In cooperation between the Laboratory of Attosecond Physics at the Max Planck Institute of Quantum Optics and the Centre for Advanced Laser Applications of the Ludwig-Maximilians-Universität München, the King Saud University Riad and the Center for Molecular Fingerprinting (Budapest, Hungary), we have developed a molecular spectroscopy technique that overcomes long-standing limitations of traditional techniques, like Fourier-transform infrared spectroscopy.
A powerful femtosecond laser delivers 28 million pulses per second, with highly repeatable waveforms, comprising merely a few infrared-electric-field oscillations. Transmitting these pulses through a complex, molecular sample synchronously excites infrared-active vibrations of molecular bonds, each at its own eigenfrequency. The signals emitted by the vibrationally-excited molecules in the wake of the impulsive excitation coherently add up to a ‘molecular fingerprint’ characteristic of the sample’s molecular composition.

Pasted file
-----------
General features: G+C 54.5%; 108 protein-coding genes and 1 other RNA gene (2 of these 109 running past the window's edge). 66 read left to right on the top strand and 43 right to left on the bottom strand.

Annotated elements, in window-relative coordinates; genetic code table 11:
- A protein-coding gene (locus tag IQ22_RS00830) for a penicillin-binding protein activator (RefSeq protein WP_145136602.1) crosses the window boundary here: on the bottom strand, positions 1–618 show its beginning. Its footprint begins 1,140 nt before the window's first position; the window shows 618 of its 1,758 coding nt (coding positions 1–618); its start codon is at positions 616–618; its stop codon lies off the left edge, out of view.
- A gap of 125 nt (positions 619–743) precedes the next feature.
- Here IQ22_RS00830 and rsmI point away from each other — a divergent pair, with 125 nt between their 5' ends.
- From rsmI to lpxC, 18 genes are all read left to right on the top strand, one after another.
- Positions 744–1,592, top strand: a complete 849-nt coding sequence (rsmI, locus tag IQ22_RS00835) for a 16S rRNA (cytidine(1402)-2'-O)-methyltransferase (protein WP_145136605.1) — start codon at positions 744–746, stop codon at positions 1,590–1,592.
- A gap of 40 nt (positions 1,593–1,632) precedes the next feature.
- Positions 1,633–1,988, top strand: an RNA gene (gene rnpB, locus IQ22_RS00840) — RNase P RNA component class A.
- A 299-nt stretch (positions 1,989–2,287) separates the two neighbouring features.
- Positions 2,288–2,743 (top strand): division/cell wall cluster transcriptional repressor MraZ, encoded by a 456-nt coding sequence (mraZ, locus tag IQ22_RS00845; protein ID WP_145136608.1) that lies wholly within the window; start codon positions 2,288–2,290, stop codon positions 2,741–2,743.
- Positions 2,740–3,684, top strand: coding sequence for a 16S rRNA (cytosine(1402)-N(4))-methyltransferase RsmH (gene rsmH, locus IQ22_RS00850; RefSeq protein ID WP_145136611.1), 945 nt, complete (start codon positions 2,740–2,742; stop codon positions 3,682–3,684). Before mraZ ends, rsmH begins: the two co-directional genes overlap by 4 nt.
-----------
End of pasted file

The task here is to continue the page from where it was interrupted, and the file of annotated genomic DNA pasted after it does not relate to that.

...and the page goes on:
In contrast to traditional spectroscopies, where the entire response of the sample to an infrared excitation hits the detector(s), in field-resolved spectroscopy sub-optical-cycle portions of the time-domain fingerprint field are sequentially carved out by means of nonlinear optics. This dramatically reduces any infrared background on the measured signals, including the noise originating from the excitation and thermal background. This conceptional advance results in an unprecedented detection sensitivity and dynamic range.
We have also demonstrated first biological applications that have so far been beyond the reach of infrared vibrational spectroscopies. These applications include first high-signal-to-noise ratio infrared transmission measurements of living biological tissue and fingerprinting of liquid biopsies with sub-µg/ml sensitivity. Thus, field-resolved spectroscopy promises improved molecular sensitivity and molecular coverage for probing complex, real-world biological and medical settings.